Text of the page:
Q What is your secret to looking fabulous?
A Exercise and a healthy diet. I used to run but now, I do brisk-walking instead as it is easier on my old legs.
Q Has there ever been a time when you were not fit and fab?
A Yes, that was before I started exercising regularly in 1977 and I have managed to keep up with my routine. However, exercise was a challenge when I was diagnosed with a rare blood cancer, mantle cell lymphoma, in 2012 and had to undergo chemotherapy.
Q What is your diet like?
A My diet is mainly Western - muesli for breakfast; salad or sandwich with fruit and orange juice for lunch; and for dinner, a meat and vegetable main course plus fruit.
Q What are your indulgences?
A Chocolate and ice-blended coffee drinks. I also like a glass of red wine with dinner.
Q What do you do to relax?
A I enjoy reading, photography and travelling. I am a retired preschool teacher so I don't have to worry about work-life balance.
Q What are the three most important things in your life?
A Family, friends and finding the best in people.
Q What's your favourite and least favourite part of your body?
A I'm a "what you see is what you get" person. At my age, body parts don't worry me too much. Keeping healthy and fit is more important.
Q What are your must-dos before and after a race or training session?
A I try to eat before I exercise, especially if I'm brisk-walking a distance of 10km or longer. I do stretches after exercise.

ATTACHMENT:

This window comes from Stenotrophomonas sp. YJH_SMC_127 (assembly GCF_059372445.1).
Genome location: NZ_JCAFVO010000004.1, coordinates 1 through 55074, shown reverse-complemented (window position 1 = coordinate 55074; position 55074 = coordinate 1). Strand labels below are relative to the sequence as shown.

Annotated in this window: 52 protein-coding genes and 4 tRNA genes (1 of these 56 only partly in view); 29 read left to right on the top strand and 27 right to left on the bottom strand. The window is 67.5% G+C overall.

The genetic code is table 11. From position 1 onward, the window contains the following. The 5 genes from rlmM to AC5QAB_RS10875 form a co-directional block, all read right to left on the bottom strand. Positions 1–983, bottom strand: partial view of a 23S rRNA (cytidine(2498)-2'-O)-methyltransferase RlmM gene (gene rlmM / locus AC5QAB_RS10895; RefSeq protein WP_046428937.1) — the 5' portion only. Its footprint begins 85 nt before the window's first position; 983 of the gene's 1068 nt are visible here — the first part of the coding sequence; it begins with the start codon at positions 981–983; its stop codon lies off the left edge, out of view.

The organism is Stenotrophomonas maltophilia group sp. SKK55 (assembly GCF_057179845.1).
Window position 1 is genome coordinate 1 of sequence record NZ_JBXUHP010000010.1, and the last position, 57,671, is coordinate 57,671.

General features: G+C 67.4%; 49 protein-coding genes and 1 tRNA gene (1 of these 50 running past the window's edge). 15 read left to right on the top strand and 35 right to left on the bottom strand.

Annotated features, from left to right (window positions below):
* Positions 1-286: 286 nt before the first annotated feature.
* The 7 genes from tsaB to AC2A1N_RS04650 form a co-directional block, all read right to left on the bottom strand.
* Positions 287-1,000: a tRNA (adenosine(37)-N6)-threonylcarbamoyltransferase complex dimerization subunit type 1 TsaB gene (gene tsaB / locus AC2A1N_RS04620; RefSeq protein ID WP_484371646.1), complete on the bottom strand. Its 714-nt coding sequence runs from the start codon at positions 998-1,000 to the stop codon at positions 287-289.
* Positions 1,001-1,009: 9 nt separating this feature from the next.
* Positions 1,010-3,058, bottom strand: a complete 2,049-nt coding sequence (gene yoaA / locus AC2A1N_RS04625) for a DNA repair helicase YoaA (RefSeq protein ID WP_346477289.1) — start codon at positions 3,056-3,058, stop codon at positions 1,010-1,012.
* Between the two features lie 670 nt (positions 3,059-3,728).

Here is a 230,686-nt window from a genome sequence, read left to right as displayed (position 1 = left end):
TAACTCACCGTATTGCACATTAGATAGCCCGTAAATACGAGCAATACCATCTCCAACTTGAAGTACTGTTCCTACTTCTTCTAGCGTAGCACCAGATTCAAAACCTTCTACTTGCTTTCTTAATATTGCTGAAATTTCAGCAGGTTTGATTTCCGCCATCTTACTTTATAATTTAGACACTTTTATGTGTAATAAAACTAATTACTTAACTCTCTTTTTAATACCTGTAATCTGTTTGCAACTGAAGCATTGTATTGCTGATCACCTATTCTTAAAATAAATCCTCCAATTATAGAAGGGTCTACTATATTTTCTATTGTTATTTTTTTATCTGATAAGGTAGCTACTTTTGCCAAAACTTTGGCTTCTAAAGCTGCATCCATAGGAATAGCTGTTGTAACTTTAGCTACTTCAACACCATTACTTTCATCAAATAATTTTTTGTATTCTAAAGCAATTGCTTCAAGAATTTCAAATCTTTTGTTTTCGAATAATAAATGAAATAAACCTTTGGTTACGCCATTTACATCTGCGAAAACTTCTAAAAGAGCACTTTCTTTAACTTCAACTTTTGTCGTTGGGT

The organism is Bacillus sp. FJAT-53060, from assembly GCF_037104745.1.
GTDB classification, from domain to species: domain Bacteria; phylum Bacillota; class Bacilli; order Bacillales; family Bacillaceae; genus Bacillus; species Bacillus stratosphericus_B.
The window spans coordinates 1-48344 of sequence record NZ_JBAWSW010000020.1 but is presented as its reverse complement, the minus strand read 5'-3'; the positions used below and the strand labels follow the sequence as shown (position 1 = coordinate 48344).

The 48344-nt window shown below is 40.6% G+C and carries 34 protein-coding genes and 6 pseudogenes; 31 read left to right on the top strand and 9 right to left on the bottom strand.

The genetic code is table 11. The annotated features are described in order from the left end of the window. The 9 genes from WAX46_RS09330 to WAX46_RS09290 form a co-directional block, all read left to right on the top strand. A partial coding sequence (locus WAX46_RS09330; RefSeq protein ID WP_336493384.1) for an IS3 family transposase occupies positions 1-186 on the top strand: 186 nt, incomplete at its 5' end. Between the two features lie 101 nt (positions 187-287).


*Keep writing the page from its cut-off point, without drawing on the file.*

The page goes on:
JEANETTE ANN CLARKE
Weight: 60 kg
Ms Clarke, a retired preschool teacher, continued doing her regular exercises even after she was diagnosed with mantle cell lymphoma in 2012.
"I did not exercise the first week after treatment as I was unwell and needed to rest," said Ms Clarke, an Australian who lives here. "After that, I would try to do some exercise on most days."
That helped her stay positive during the chemotherapy treatments, she said.
She will take part in the Singapore Cancer Society's Race Against Cancer on July 30.
Ms Clarke and her husband Hugh Moncrieff Clarke, 62, an Australian pilot, moved here in 1990. They have two grown-up daughters.
Q How important is it for you to keep up with your fitness routine?
A Extremely important. It is hard to wake up and exercise if I haven't had a good night's sleep.
Q What is the most extreme thing you have done in the name of fitness or diet?
A Many years ago, I went on the Pritikin diet (which advocates eating low-fat, high-fibre food and doing regular exercise) for six months. I did it to improve my health and not to lose weight as I was already thin.
When I stopped the diet, I found that I really missed eating sugar, so I ate a bun every morning for three months. Now, I rarely eat buns.
Q How has your active lifestyle influenced your family and friends?
A My husband has always exercised with me. Our daughters have only just begun to exercise - they always thought I was a bit loopy. Over the years, many of my friends have joined me in exercise sessions.
Q What advice do you have for cancer patients?
A No matter how painful it is, you need to be positive. Exercise needs to be enjoyed and if it hurts, you should stop exercising.
Q How extensive is your collection of sports-related paraphernalia?
A I still have the running shoes I wore for my first 10 marathons. I've also kept some running tops.
My trophies and medals are too numerous to count. When I first started taking part in "fun runs" in the late 1970s, there were only a few female runners, so it wasn't hard to win a trophy.
Q Would you go for plastic surgery?
A No, we are given a body, which should always look good if we treat it properly.
Q Do you think you're sexy?
A Not at my age.